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Aidablennius sphynx (*), Photo by Stefano Guerrieri.

Superregnum : Eukaryota
Regnum: Animalia
Subregnum: Eumetazoa
Cladus: Bilateria
Cladus: Nephrozoa
Superphylum: Deuterostomia
Phylum: Chordata
Cladus: Craniata
Subphylum: Vertebrata
Infraphylum: Gnathostomata
Megaclassis: Osteichthyes
Superclassis/Classis: Actinopterygii
Classis/Subclassis: Actinopteri
Subclassis/Infraclassis: Neopterygii
Infraclassis: Teleostei
Megacohors: Osteoglossocephalai
Supercohors: Clupeocephala
Cohors: Euteleosteomorpha
Subcohors: Neoteleostei
Infracohors: Eurypterygia
Sectio: Ctenosquamata
Subsectio: Acanthomorphata
Divisio/Superordo: Acanthopterygii
Subdivisio: Percomorphaceae
Series: Ovalentaria
Superordo: Blenniimorphae
Ordo: Blenniiformes
Subordo: Blennioidei

Familia: Blenniidae
Genus: Aidablennius
Species: Aidablennius sphynx

Aidablennius sphynx (Valenciennes in Cuvier and Valenciennes, 1836)

Aidablennius sphinx (Günther, 1861)
Blennius sphinx Günther, 1861
Blennius sphynx Valenciennes, 1836

Vernacular names
català: Rabosa de roca
English: Sphinx blenny
français: Blennie sphinx
hrvatski: Babica kokošica
italiano: Bavosa sfinge
українська: Морський собачка сфінкс

The sphinx blenny (Aidablennius sphynx) is a species of combtooth blenny, and the only species in the genus Aidablennius.[3] It was described by Achille Valenciennes in 1836, originally under the genus Blennius,[4] and was later reassigned under "Aidablennius" by Gilbert Percy Whitley in 1947. It is a subtropical blenny known from Morocco, in the eastern Atlantic Ocean, and also from the Mediterranean and Black Seas.[5] Sphinx blennies inhabit shallow, rocky waters in the littoral zone, with sunlight exposure. They feed primarily on benthic algae, weeds and invertebrates.[6] Sphinx blennies can measure up to 8 centimetres (3.1 in) long in total length.[5]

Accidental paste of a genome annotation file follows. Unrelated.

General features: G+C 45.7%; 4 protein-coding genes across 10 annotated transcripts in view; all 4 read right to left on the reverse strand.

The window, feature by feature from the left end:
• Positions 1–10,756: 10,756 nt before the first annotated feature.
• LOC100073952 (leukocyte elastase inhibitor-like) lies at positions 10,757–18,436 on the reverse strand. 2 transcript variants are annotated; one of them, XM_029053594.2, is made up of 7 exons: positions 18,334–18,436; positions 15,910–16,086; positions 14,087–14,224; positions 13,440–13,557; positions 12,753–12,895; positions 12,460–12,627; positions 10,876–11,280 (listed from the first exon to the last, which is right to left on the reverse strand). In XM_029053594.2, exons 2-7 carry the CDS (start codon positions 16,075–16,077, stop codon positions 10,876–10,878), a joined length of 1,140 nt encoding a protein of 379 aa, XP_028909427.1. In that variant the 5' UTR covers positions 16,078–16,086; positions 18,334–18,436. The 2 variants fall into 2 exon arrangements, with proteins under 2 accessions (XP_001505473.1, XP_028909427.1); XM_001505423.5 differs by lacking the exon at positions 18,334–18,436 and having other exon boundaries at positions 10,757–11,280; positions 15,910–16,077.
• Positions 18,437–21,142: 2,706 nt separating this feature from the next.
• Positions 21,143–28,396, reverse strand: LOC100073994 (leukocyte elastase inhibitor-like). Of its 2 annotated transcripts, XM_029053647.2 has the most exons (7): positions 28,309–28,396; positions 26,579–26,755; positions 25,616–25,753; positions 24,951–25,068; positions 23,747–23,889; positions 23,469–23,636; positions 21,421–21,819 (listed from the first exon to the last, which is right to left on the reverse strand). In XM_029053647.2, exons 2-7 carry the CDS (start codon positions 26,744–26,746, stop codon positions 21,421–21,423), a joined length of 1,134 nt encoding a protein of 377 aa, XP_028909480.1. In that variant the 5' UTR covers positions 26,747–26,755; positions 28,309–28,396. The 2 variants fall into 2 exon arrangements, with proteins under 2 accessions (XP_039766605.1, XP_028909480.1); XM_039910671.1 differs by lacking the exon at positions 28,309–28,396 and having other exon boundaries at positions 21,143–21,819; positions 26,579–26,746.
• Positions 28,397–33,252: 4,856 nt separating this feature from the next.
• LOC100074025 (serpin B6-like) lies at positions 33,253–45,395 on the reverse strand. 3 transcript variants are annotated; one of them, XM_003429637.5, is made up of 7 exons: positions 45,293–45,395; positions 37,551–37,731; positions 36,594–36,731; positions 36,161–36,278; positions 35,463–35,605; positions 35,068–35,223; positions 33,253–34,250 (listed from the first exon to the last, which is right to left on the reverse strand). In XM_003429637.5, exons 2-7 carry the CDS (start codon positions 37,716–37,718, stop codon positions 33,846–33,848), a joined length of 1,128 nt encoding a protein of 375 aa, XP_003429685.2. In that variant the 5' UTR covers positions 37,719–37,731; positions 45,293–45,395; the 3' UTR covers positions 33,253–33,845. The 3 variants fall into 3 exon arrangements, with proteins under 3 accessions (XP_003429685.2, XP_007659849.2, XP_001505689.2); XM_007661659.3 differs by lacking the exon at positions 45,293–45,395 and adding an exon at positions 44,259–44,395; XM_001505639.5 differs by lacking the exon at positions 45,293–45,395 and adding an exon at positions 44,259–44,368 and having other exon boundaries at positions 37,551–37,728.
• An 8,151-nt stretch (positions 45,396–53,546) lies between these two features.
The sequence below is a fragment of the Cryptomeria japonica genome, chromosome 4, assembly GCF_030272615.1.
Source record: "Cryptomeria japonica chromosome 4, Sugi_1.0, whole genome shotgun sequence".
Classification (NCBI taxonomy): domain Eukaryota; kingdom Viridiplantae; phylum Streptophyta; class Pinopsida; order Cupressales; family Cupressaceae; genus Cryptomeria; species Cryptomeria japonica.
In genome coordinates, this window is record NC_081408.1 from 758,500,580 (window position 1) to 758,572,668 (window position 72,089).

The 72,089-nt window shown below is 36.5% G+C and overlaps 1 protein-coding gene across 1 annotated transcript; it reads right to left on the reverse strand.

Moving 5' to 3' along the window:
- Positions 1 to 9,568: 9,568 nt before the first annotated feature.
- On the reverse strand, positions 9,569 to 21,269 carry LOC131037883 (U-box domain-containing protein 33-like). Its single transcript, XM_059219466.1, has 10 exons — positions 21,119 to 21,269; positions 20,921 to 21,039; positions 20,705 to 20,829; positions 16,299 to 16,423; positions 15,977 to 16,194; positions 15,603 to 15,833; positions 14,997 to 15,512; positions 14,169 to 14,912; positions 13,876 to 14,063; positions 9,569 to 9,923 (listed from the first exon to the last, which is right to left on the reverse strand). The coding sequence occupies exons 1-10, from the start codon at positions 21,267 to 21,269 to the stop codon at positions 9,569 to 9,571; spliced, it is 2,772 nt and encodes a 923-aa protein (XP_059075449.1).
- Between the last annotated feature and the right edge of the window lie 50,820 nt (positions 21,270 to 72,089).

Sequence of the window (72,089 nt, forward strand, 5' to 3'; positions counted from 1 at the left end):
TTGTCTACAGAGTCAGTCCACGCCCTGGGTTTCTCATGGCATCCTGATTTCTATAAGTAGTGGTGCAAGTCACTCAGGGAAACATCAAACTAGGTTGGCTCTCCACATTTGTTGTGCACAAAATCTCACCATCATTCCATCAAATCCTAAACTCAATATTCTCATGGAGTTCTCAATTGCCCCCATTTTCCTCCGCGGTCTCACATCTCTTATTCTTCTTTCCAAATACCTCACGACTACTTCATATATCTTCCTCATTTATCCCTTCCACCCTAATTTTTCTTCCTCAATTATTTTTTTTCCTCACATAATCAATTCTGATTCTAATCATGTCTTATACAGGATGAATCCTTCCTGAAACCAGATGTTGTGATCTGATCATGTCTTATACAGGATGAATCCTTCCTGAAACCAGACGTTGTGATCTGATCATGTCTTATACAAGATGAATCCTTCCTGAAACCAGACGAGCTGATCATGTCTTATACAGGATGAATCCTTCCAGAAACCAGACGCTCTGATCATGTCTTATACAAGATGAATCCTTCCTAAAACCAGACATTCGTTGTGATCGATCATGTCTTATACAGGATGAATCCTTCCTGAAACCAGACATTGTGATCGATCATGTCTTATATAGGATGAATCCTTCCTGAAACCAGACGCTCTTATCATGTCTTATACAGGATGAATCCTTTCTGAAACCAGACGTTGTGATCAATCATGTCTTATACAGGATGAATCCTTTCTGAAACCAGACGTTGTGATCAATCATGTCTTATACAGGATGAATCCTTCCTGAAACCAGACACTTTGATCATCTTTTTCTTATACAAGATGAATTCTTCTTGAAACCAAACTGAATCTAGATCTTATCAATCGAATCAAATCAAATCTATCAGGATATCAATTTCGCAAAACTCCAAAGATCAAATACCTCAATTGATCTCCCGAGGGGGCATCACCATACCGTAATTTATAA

In mating, the blennies form distinct pairs, and the females lay up to 7000 eggs in a sitting, which are then guarded in burrows by the males.[7] Males are known to cannibalize dead eggs to prevent infection spread amongst the healthy eggs, although in smaller broods they have also been reported consuming living eggs. It is believed that this is due to limited feeding opportunities for the males during breeding, as a result of their restriction to the nests.[8] FishBase considers the blennies to be of Low Vulnerability, with a reproductive doubling time of less than 15 months.[5]

Williams, J.; Craig, M.T. (2014). "Aidablennius sphynx". IUCN Red List of Threatened Species. 2014: e.T185168A1775545. doi:10.2305/IUCN.UK.2014-3.RLTS.T185168A1775545.en. Retrieved 20 November 2021.
Synonyms of Aidablennius sphynx at www.fishbase.org.
Species in the genus Aidablennius at www.fishbase.org.
Cuvier, G. and A. Valenciennes, 1836 (July) [ref. 1005] Histoire naturelle des poissons. Tome onzième. Livre treizième. De la famille des Mugiloïdes. Livre quatorzième. De la famille des Gobioïdes. Histoire naturelle des poissons v. 11: i-xx + 1-506 + 2 pp., Pls. 307-343.
Aidablennius sphynx at www.fishbase.org.
Food items for Aidablennius sphynx at www.fishbase.org.
Reproduction of Aidablennius sphynx at www.fishbase.org.
Kraak, Sarah B. M. (1996). "Female preference and filial cannibalism in Aidablennius sphynx (Teleostei, Blenniidae); a combined field and laboratory study". Behavioural Processes. 36 (1): 85–97. doi:10.1016/0376-6357(95)00019-4.

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